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Stomach Cancer Survivor

Ritsuko Hamai

Stomach Cancer Survivor


  Ritsuko Hamai, Seattle, Washington
  • Diagnosed with gastric cancer in March 2007 at age 37
  • Treated with surgery and chemotherapy

Since she was a young teenager, Ritsuko Hamai has had stomach problems. But the problems she began experiencing in early 2007 was different. “So I kind of knew something was wrong,” she says, “but never cancer. I never thought it was cancer related.”

On March 15, 2007, Ritsuko (who goes by Ree), got the news from her doctor. She had stomach cancer.

“It’s funny,” Ree says, “but I thought maybe my doctor was wrong.  So I told her: ‘Um, maybe you’re reading somebody else’s report. Maybe it’s not me.”

Ree was 37 when she was diagnosed. “And I wasn’t ready to die. I never thought about getting sick with a life-threatening disease,” she says. 


After several tests, it appeared that Ree’s cancer had spread to her liver. Her doctor staged her disease at Stage IV and referred her to a surgeon for treatment. The surgeon she saw told her that he was sorry—he could do nothing for her.

“So that moment was probably the worst moment I have experienced in my life,” Ree says.  “I was scared and in such shock.”

She then went to see an oncologist. “And he was pretty calm, pretty positive,” Ree says, “but when I asked him if I could have kids in the future, he said, well let’s not think about long term like that. And that really hurt me. I got what he meant. He meant I won’t make it. So, after that I was just quiet. I just did not know what to do or what to say.”

With her partner’s help, Ree decided that she couldn’t give up. They began to research cancer centers. They called and e-mailed friends and family members. “There were many people who recommended that I go to Seattle Cancer Care Alliance,” Ree says. “So we called SCCA and made an appointment with medical oncologist Dr. Samuel Whiting.”

Ree found Dr. Whiting to be very approachable, positive, and instinctively in touch with the type of person she is. “I work hard,” Ree says, “and I get motivated very easily, and I do my best to make the situation better. And I think he got that.”

Dr. Whiting introduced Ree to his team of nurses and told her that she, his patient, was actually his boss.  “Instead of him telling me that I have to do this, this, and this, he made me feel like I was the boss. And I was getting helped by his team so I got more motivated.”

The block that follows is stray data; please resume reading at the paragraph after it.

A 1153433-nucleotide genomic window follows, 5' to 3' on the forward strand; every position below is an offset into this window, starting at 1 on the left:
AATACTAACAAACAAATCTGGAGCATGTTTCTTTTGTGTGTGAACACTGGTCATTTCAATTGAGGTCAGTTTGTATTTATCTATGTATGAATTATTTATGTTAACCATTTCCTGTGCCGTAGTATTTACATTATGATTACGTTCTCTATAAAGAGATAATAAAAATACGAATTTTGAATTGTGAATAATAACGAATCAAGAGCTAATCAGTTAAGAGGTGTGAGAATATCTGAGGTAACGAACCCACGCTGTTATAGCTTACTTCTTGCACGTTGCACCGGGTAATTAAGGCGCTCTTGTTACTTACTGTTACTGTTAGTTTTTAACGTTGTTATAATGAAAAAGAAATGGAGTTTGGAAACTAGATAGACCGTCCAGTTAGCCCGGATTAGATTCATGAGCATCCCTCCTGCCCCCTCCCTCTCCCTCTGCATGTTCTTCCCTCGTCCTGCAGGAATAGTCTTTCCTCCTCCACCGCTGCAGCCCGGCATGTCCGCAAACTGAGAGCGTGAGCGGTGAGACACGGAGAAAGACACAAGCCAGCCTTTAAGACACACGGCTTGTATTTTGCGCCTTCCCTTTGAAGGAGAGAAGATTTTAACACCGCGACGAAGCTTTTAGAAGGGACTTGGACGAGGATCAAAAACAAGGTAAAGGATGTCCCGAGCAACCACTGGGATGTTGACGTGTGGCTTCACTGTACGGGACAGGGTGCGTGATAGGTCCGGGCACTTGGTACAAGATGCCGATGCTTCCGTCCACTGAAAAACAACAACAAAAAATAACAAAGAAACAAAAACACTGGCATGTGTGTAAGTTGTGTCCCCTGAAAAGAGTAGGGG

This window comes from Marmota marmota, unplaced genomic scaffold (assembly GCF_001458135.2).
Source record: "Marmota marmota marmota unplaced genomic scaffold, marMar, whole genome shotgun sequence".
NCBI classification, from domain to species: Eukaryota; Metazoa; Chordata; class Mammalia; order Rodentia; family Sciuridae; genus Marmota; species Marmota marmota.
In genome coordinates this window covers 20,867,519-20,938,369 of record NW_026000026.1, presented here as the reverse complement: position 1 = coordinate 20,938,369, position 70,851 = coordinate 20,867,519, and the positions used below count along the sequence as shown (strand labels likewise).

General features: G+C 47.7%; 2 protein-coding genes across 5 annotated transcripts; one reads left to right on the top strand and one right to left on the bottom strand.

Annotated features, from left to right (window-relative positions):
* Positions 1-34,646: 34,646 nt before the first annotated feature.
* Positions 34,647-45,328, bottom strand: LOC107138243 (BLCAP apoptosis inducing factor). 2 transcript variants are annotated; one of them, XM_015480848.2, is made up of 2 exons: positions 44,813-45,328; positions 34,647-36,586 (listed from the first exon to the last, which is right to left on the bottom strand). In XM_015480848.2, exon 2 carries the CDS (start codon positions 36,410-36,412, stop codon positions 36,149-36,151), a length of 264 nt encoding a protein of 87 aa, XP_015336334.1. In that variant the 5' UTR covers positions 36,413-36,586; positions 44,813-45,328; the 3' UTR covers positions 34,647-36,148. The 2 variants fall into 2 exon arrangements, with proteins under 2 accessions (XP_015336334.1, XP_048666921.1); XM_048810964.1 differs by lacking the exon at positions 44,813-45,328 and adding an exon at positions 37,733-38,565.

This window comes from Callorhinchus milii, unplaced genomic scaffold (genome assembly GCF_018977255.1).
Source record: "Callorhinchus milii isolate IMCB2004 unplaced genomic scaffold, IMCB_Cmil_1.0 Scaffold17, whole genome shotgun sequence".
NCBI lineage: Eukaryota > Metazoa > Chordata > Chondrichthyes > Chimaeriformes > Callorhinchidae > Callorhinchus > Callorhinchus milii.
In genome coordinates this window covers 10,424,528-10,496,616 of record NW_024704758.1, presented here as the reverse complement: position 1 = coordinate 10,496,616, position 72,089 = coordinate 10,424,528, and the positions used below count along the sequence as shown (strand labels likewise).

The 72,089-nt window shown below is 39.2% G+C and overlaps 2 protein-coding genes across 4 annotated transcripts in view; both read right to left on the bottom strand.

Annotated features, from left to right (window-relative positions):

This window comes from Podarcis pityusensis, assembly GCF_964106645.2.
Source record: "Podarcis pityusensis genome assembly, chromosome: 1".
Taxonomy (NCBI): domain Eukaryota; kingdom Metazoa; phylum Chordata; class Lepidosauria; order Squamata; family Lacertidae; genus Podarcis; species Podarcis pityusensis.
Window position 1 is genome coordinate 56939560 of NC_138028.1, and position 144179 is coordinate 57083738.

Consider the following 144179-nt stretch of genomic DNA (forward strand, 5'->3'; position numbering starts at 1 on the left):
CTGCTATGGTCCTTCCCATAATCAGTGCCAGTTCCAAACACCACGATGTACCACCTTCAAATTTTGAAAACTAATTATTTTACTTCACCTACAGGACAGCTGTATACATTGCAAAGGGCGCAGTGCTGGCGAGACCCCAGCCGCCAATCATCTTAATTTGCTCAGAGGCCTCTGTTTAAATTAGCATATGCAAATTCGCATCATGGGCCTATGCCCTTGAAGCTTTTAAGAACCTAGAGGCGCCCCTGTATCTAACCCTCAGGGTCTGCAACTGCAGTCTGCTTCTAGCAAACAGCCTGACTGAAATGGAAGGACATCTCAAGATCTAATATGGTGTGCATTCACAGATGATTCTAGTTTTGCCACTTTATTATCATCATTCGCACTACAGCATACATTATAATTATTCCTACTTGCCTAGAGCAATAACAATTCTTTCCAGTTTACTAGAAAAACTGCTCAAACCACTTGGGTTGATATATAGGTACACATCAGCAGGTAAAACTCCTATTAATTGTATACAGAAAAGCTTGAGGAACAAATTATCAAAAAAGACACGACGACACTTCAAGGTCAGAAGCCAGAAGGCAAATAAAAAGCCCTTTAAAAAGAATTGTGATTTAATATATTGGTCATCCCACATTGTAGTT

He presented Ree with three options for treatment and together they decided she would have the strongest chemotherapy she could tolerate first to stop the cancer from growing and reduce her tumors’ size, and then have surgery to find out where the cancer may have spread. Unfortunately, they couldn’t tell how far her cancer had spread otherwise, except through surgery.

“Dr. Whiting was very, very supportive,” Ree says. “He called me on weekends. And he always wanted to make sure that I was eating well, that I was taking a walk. And he never ignored me or treated me as if I was lower than him. He was always on the same level. And he never had an attitude of ‘oh I am a doctor you have to listen to me.’ He was always always encouraging me, saying Ree, you’re almost there; you know you can do it. So I was very happy about having him as my doctor. “



All along, Ree felt she was going to beat her cancer. But there were two occasions that helped firm her convictions. The first was the hope that a friend of hers gave her. Her friend wasn’t willing to accept that nothing could be done and she helped push Ree to learn more about how Western and Eastern medicine might work to help her, or changing her diet or taking up meditation.

“When you hear positive opinions you are like, ‘OK, maybe.’ So that was the first time that I felt like there might be a way I would make it,” Ree says.

The second time for Ree came after her surgery. No one knew the extent of her disease completely, and wouldn’t until she had surgery.

“On June 19, 2007, about three months after I was diagnosed the surgeon explained that he would open me up, look inside, take a biopsy from my liver, and if the biopsy was positive he would close me up because there would be nothing he could do. But, if the biopsy was negative, he could cut part of my stomach or my whole stomach out and take the cancer out.”

So the day of her surgery was one of the biggest days of Ree’s life. Her surgery was over five hours long and the first thing Ree did when she woke up from anesthesia was look at the clock.  “I knew that if the surgery was long, that meant they did something on my stomach. But if it was short, they just closed me up.”

Looking at the clock, Ree realized the surgery was long which meant her cancer hadn’t spread.

“I had hope,” Ree says thinking back to that moment before she fell asleep again. “That day I knew there were things that I could do to cure my cancer.”


Ree is grateful to the many people who helped her during treatment—even people she didn’t know from her friend’s church who made her a large quilt.

“You know, when you’re healthy, you never think how precious it is to be normal. How precious it is to be able to eat and to be able to walk and to be able to just to do things that you usually do,” Ree says.  “I totally took things for granted when I was healthy. And then I got sick, and I realized, oh, you know, I should never take advantage, take things for granted.”

Though she feels she can never fully repay the people who gave her so much support during her treatment, she hopes she can help other people in a similar way. “For cancer patients, I can tell them that you don’t have to be scared. And there are ways to make you feel better or cure your cancer. And I want to let healthy people know to please not take things for granted. It’s important to appreciate what you have instead of complaining about things all the time.”